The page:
Your partner has been on you like white on rice. Ever since you had that affair, she’s been monitoring your phone, checking your whereabouts, scanning your emails, opening your letters. She met every single female acquaintance you have and gave them all the stink eye. She scrutinizes your expression when every waitress approaches. She tried every new position you wanted in an attempt to reawaken your sex life. She found a therapist for you, set up the appointment, went to every session, paid, and did the homework assignments. Your partner is working harder than you are.

If you have not taken responsibility for change, then you will not make the right choices the moment your partner’s back is turned.

You say everything is changed

You’re not the one to judge whether anything has changed. When your madness fools people, it fools you first.

You want to move on and not get stuck in the past

That’s the madness talking, trying to convince you to not learn from the past. Truly recovering people remind themselves of the past regularly, so that they’ll not repeat it.

You want credit for improvements

An adult straightens the house every day. He scrubs the toilets when they need it and mops the floor when it’s dirty. He doesn’t expect a medal for it. He just does it because it needs doing.

A toddler tickles the furniture with a feather duster once in a while and everyone will fall all over him, saying he was very helpful. That’s what they do for a child. Are you a child?

When madness takes over: the less you do, the more credit you think you deserve.

In a healthy world: you don’t earn special points for doing what you should have been doing all along.

It’s still all about you

Not only have you stopped the problematic behavior, but you’ve been going to therapy, attending AA, writing in your journal, and getting in touch with your feelings. These are all good things, but you’re still as self-involved as ever.

Real change means taking action towards becoming more loving, generous, caring, and empathetic towards others.

There are no signs

You looked over this list and you did not find a single thing that indicates madness may be lurking. There seem to be no signs. Well, that’s your sign. If you aren’t seeing signs, then you’re fooling yourself. There are always signs.

The road to recovery is the same road as the road to ruin; you’re just traveling in a different direction. You pass by the same markers as when you were heading to ruin. You should be seeing them now and recognizing them for what they are. You should also be seeing some signs that indicate you are heading in the right direction. You should be seeing meaningful change.

Cook the Negativity

You learn a lot quicker from negative experiences than you do from positive ones. The stick is more damaging than the carrot is enticing. There’s a good reason for that. If you get whacked hard enough by the stick, it won’t matter how many carrots you have. But, the result is that you will continuously look for bad news, zero in on the negativity, and lose sight of the big picture. You take for granted all the blessings you have, are ignorant of your resources, and blind to grace.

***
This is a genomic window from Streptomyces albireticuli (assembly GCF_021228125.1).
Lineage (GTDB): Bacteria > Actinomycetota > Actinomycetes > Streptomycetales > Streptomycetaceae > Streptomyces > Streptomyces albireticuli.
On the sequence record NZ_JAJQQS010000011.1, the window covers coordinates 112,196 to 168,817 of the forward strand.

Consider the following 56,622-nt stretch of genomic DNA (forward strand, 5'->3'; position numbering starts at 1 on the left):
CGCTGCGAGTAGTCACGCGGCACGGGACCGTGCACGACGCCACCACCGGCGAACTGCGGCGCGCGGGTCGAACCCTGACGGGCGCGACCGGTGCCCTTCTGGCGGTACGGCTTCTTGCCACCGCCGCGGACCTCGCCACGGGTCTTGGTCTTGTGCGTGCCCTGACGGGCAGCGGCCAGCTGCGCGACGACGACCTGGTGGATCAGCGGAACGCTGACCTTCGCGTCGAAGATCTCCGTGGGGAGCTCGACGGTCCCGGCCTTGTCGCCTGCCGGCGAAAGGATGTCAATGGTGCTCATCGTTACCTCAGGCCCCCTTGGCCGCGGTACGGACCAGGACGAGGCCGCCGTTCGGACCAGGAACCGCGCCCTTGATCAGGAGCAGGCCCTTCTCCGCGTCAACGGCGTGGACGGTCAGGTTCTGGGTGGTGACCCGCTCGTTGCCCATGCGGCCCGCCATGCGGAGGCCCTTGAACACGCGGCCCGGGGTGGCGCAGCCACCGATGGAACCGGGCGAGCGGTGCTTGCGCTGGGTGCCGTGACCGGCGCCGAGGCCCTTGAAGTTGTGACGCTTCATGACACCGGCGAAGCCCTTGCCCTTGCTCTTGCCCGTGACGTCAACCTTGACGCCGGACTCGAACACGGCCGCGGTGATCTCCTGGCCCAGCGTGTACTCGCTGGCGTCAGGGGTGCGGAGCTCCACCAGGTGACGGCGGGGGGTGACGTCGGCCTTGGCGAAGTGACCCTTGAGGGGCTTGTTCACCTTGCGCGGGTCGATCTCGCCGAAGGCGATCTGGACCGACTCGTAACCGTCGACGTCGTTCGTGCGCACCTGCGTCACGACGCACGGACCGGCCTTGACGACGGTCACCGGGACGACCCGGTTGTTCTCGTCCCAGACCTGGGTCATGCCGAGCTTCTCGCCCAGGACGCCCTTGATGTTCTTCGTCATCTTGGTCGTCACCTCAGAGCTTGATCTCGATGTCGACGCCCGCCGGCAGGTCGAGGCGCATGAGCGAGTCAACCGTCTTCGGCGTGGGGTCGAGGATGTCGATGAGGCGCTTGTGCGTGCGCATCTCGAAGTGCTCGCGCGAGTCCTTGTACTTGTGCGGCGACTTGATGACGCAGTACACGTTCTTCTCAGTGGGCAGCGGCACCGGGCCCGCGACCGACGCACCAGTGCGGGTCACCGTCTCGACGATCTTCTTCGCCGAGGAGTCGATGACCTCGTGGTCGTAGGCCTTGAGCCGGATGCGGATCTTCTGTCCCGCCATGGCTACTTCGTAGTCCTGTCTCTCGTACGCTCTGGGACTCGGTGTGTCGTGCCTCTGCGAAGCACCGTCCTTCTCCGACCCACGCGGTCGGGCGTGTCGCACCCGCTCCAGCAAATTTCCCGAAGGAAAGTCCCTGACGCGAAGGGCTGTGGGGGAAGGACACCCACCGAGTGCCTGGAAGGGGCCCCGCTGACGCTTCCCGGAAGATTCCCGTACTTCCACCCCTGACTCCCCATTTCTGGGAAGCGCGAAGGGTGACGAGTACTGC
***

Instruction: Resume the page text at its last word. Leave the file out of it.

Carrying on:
When people come in for counseling, they can often see all their problems very clearly. They can talk for hours about the terrible things that happened to them, the effect the problems have on them, and why they can’t change. They make the same mistakes over and over again and believe that, if only they could feel badly enough about themselves, they would do differently. They don’t. Heaping guilt upon themselves and reproaching others does nothing other than burden them with guilt and anger, it does nothing to free them.

When I see people in counseling, I’m always on the lookout for the exception to the problems presented to me. If you have problems with your anger, I want to know as much about the times you did not have an outburst as the times you did. If you are addicted, I want to know about the times you found another way to cope. If you’re in for marriage counseling, I want to know when you get along. This is not just because I like to look on the sunny side of things, or whistle in the dark, or don’t take your concerns seriously. I do this because I like to cook.

If you’re going to change and live a more hope-filled life, you will have to learn to cook, too. It’s easy, just follow the steps. First:

Gather Kindling
To cook, you need a fire. To start your fire, you’re going to need kindling. Find some dry leaves, some twigs, a little bark. You don’t need a big, honking piece of wood to get your fire started, as a matter of fact, it’s better if you don’t try to ignite one directly. All you need is a small exception, a minor victory, something you might not notice.

Notice the exceptions to the behavior you want to change. If you are usually depressed, notice the few times you manage to smile. If you’re anxious, find when you are brave. Don’t let these instances pass unnoticed. They’ll all get your fire started.

Ignite the Kindling
The next step is to ignite the fire. You do this by calling your own attention to the exceptional occurrence. Focus on it a little bit. If you are depressed, be more mindful of that smile. If you are anxious, don’t let your bravery fade into the background.

Add Fuel
Now add fuel to the fire. Sustain the positive experience a few seconds longer. Cherish it in your mind. Let the experience be as intense as possible. Make it a multimedia experience. If you’ve smiled, then laugh. If you’ve stood up for yourself, then actually stand up, put out your chest, and strengthen your spine. Look for what is new in this experience. Does a feeling of relief follow closely behind? Are you relaxed? Is your heart beating slower? Let the experience, no matter how minor it might be, matter. Call it the first step, a new beginning.

Feel the Warmth
Next, put out your hands and feel the warmth of the fire you built. Absorb the experience. Let it sink in. This will prime and sensitize your neural networks. It will create an actual change in the brain. The pathways of delight will be easier to find. The road to responsibility will be clearly mapped.